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Workers’ compensation costs to drop for seventh-straight year

For immediate release
Sept. 9, 2019
Contact information
​​​Aaron Corvin, Public Information Officer
971-718-6973, aaron.corvin@dcbs.​
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Salem, OR — Oregon’s long-running success in managing the workers’ compensation system continues as businesses will see yet another drop in costs in 2020 as the key factor behind annual cost changes dips yet again. The numbers are indicative of a long-term trend:

  • Employers, next year, on average, will pay $1.02 per $100 of payroll for workers’ compensation insurance, down from $1.11 in 2019, under a proposal by the Oregon Department of Consumer and Business Services (DCBS). That figure covers workers’ compensation claims costs, assessments, and insurer profit and expenses.
  • The pure premium rate – the base rate insurers use to determine how much employers must pay for medical claims and lost wages – will drop by an average 8.4 percent, under the proposal. In fact, the pure premium – filed by a national rate-setting organization and approved by DCBS – will have declined by 45 percent during the 2013 to 2020 period.

This will mark the seventh year in a row that businesses will experience an average decrease in their workers’ compensation costs. Those costs have steadily declined over the years, even as workers continue to receive good benefits. The ongoing decline in costs reflects Oregon’s comprehensive approach to managing the system, including efforts by the Workers’ Compensation Division (WCD) and Oregon OSHA. For example, WCD enforces requirements that employers carry insurance for their workers, keeps medical costs under control, and helps injured workers return to work sooner and earn their pre-injury wages. At the same time, Oregon OSHA enforces on-the-job safety and health rules, identifies hazards so they can be corrected, and advises employers about how to boost worker safety and health.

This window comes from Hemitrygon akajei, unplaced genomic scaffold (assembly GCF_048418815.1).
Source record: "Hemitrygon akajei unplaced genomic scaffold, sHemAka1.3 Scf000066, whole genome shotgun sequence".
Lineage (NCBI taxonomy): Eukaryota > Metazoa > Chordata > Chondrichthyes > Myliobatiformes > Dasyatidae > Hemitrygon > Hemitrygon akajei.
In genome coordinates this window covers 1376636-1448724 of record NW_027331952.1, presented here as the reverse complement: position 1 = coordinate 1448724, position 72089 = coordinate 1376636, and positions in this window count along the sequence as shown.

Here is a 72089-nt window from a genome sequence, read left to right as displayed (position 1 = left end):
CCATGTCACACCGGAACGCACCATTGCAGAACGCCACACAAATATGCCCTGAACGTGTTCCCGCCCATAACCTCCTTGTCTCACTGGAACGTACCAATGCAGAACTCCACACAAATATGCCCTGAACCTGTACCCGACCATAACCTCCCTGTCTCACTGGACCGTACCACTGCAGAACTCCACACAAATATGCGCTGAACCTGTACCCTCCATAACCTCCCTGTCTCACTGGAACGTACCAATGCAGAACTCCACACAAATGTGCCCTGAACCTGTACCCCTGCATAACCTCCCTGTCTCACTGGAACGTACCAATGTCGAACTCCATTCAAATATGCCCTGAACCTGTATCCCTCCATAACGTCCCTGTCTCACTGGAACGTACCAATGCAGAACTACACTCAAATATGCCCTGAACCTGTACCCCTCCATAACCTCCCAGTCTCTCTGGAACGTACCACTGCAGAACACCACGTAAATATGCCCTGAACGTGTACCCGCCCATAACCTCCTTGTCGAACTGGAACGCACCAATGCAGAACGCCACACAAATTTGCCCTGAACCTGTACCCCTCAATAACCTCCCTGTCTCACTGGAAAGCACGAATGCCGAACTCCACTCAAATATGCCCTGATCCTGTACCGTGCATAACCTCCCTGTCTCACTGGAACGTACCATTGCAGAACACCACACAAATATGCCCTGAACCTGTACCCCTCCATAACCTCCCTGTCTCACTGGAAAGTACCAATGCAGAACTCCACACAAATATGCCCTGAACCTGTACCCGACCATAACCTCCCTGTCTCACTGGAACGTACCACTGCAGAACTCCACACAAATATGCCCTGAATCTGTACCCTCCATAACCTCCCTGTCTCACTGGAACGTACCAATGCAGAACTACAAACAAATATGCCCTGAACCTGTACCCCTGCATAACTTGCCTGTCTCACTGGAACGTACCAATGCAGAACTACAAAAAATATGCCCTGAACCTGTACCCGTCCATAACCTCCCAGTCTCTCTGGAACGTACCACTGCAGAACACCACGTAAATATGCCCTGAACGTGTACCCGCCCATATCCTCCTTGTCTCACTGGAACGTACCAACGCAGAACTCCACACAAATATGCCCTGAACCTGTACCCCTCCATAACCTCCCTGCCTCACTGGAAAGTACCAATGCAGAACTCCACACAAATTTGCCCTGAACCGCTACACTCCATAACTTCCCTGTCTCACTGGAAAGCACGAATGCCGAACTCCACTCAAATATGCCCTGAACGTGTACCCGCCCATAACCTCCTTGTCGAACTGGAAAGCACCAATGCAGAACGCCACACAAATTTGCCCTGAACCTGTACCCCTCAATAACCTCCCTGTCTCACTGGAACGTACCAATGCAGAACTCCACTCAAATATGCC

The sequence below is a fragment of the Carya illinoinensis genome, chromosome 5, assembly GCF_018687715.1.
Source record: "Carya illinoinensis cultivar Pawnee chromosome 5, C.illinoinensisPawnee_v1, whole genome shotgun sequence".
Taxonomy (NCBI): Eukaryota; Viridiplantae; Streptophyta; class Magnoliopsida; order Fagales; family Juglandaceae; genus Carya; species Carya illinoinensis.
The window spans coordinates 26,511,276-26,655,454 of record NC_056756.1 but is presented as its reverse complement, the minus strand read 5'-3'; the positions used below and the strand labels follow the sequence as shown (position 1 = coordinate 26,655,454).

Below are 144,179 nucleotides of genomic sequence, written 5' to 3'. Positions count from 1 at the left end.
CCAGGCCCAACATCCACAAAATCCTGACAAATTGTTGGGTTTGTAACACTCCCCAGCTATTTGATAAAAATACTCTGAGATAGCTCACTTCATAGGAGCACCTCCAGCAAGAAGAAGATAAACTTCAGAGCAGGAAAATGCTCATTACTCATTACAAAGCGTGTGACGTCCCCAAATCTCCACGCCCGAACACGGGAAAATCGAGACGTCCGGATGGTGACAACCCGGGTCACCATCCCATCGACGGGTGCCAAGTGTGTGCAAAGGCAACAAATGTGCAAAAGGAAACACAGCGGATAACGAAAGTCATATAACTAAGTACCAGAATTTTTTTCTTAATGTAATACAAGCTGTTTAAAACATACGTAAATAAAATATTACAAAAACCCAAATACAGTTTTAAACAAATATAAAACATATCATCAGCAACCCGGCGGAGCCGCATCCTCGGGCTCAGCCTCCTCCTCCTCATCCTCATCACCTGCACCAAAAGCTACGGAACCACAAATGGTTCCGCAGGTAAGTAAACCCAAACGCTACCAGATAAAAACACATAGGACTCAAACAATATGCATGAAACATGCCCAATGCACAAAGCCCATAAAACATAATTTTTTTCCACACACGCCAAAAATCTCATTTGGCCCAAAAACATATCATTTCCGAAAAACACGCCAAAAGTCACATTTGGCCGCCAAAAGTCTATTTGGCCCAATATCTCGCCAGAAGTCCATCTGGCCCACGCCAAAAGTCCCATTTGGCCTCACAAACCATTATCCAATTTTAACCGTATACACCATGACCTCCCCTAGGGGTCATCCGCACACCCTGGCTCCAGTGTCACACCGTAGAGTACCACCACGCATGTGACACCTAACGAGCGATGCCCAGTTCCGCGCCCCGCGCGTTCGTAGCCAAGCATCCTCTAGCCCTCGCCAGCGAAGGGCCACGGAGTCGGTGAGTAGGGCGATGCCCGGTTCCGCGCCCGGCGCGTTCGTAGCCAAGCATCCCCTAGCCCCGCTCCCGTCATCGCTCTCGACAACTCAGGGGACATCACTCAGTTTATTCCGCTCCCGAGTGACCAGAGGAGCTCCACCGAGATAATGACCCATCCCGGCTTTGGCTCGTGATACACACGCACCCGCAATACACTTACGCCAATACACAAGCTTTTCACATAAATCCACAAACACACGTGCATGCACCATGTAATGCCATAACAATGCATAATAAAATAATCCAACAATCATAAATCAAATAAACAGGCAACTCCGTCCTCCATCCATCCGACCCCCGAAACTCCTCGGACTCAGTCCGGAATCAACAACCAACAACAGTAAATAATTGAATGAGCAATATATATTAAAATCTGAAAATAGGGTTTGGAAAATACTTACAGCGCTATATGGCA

“The steady decline in workers’ compensation costs is about more than just the numbers,” said Cameron Smith, DCBS director. “It demonstrates the hard work of employers, workers, insurers, and government to maintain essential worker protection programs and robust benefits for injured workers while keeping business costs low.”

Although average workers’ compensation costs have experienced upticks from one year to the next, the overall trend line is one of continuing cost decreases. Average wage replacement and medical costs for injured workers “are showing a long-term downward trend,” according to the National Council on Compensation Insurance (NCCI), the U.S. rate-setting organization whose recommendation DCBS reviews. Meanwhile, “Oregon’s lost-time claim frequency has generally been decreasing moderately over the past few policy years,” according to NCCI.

Employers’ cost for workers’ compensation insurance covers the pure premium and insurer profit and expenses, plus the premium assessment. Employers also pay the Workers’ Benefit Fund assessment, which is a cents-per-hour-worked rate.

The decrease in the pure premium of 8.4 percent is an average, so an individual employer may see a larger or smaller decrease, no change, or even an increase depending on the employer’s own industry, claims experience, and payroll. Also, pure premium does not take into account the varying expenses and profit of insurers.

The average decrease in the pure premium reflects a long-term trend of lower medical care costs and less severe claims. Helping sustain the trend is the stability of Oregon’s workers’ compensation system. The system includes the Workers’ Compensation Division, Oregon OSHA, the Workers’ Compensation Board, which resolves disputes over the state’s workers’ compensation and workplace safety laws, and injured worker and small business advocacy services.

Those successful programs are funded by the premium assessment.